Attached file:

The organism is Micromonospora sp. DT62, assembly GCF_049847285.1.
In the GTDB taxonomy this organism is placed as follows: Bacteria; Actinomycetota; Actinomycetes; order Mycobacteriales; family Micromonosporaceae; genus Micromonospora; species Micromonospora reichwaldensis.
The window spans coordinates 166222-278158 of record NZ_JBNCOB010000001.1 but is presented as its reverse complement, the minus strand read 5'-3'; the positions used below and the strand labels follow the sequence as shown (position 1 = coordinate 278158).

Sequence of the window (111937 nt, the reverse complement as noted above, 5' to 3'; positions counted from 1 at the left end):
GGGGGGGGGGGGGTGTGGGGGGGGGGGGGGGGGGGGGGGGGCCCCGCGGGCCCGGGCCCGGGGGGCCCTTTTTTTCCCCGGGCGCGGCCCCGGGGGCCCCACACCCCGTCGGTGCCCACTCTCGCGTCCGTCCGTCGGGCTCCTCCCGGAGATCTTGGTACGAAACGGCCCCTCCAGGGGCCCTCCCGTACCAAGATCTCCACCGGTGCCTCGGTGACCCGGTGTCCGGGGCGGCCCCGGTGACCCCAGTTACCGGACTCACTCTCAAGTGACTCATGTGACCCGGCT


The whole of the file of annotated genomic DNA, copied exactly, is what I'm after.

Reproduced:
The organism is Micromonospora sp. DT62, assembly GCF_049847285.1.
In the GTDB taxonomy this organism is placed as follows: Bacteria; Actinomycetota; Actinomycetes; order Mycobacteriales; family Micromonosporaceae; genus Micromonospora; species Micromonospora reichwaldensis.
The window spans coordinates 166222-278158 of record NZ_JBNCOB010000001.1 but is presented as its reverse complement, the minus strand read 5'-3'; the positions used below and the strand labels follow the sequence as shown (position 1 = coordinate 278158).

Sequence of the window (111937 nt, the reverse complement as noted above, 5' to 3'; positions counted from 1 at the left end):
GGGGGGGGGGGGGTGTGGGGGGGGGGGGGGGGGGGGGGGGGCCCCGCGGGCCCGGGCCCGGGGGGCCCTTTTTTTCCCCGGGCGCGGCCCCGGGGGCCCCACACCCCGTCGGTGCCCACTCTCGCGTCCGTCCGTCGGGCTCCTCCCGGAGATCTTGGTACGAAACGGCCCCTCCAGGGGCCCTCCCGTACCAAGATCTCCACCGGTGCCTCGGTGACCCGGTGTCCGGGGCGGCCCCGGTGACCCCAGTTACCGGACTCACTCTCAAGTGACTCATGTGACCCGGCT